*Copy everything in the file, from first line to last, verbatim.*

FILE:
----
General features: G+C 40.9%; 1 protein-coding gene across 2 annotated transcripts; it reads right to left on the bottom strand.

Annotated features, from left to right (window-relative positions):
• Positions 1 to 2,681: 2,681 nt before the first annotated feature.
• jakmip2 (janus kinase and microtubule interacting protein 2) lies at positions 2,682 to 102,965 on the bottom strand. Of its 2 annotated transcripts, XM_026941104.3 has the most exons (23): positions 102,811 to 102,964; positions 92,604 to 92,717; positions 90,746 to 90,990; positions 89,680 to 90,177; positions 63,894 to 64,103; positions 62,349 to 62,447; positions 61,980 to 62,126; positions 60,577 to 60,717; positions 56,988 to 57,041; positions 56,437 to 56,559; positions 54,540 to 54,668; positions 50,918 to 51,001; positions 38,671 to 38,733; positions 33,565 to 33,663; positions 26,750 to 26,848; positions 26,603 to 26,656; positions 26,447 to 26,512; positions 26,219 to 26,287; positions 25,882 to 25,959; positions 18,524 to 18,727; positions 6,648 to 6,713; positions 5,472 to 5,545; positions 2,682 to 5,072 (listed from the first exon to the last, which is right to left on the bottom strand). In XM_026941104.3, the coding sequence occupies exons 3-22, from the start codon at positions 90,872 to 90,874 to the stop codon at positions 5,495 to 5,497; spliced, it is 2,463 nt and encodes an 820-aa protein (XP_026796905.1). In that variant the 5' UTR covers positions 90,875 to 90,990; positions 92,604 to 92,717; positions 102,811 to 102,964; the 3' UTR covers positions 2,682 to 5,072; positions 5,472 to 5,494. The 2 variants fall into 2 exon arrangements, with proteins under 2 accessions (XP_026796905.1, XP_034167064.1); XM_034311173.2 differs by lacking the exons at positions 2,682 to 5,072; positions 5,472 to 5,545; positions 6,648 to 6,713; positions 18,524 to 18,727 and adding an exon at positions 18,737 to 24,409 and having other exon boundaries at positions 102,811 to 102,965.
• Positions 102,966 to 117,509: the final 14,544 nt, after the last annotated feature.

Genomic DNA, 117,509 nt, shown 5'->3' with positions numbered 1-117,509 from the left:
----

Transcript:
General features: G+C 40.9%; 1 protein-coding gene across 2 annotated transcripts; it reads right to left on the bottom strand.

Annotated features, from left to right (window-relative positions):
• Positions 1 to 2,681: 2,681 nt before the first annotated feature.
• jakmip2 (janus kinase and microtubule interacting protein 2) lies at positions 2,682 to 102,965 on the bottom strand. Of its 2 annotated transcripts, XM_026941104.3 has the most exons (23): positions 102,811 to 102,964; positions 92,604 to 92,717; positions 90,746 to 90,990; positions 89,680 to 90,177; positions 63,894 to 64,103; positions 62,349 to 62,447; positions 61,980 to 62,126; positions 60,577 to 60,717; positions 56,988 to 57,041; positions 56,437 to 56,559; positions 54,540 to 54,668; positions 50,918 to 51,001; positions 38,671 to 38,733; positions 33,565 to 33,663; positions 26,750 to 26,848; positions 26,603 to 26,656; positions 26,447 to 26,512; positions 26,219 to 26,287; positions 25,882 to 25,959; positions 18,524 to 18,727; positions 6,648 to 6,713; positions 5,472 to 5,545; positions 2,682 to 5,072 (listed from the first exon to the last, which is right to left on the bottom strand). In XM_026941104.3, the coding sequence occupies exons 3-22, from the start codon at positions 90,872 to 90,874 to the stop codon at positions 5,495 to 5,497; spliced, it is 2,463 nt and encodes an 820-aa protein (XP_026796905.1). In that variant the 5' UTR covers positions 90,875 to 90,990; positions 92,604 to 92,717; positions 102,811 to 102,964; the 3' UTR covers positions 2,682 to 5,072; positions 5,472 to 5,494. The 2 variants fall into 2 exon arrangements, with proteins under 2 accessions (XP_026796905.1, XP_034167064.1); XM_034311173.2 differs by lacking the exons at positions 2,682 to 5,072; positions 5,472 to 5,545; positions 6,648 to 6,713; positions 18,524 to 18,727 and adding an exon at positions 18,737 to 24,409 and having other exon boundaries at positions 102,811 to 102,965.
• Positions 102,966 to 117,509: the final 14,544 nt, after the last annotated feature.

Genomic DNA, 117,509 nt, shown 5'->3' with positions numbered 1-117,509 from the left: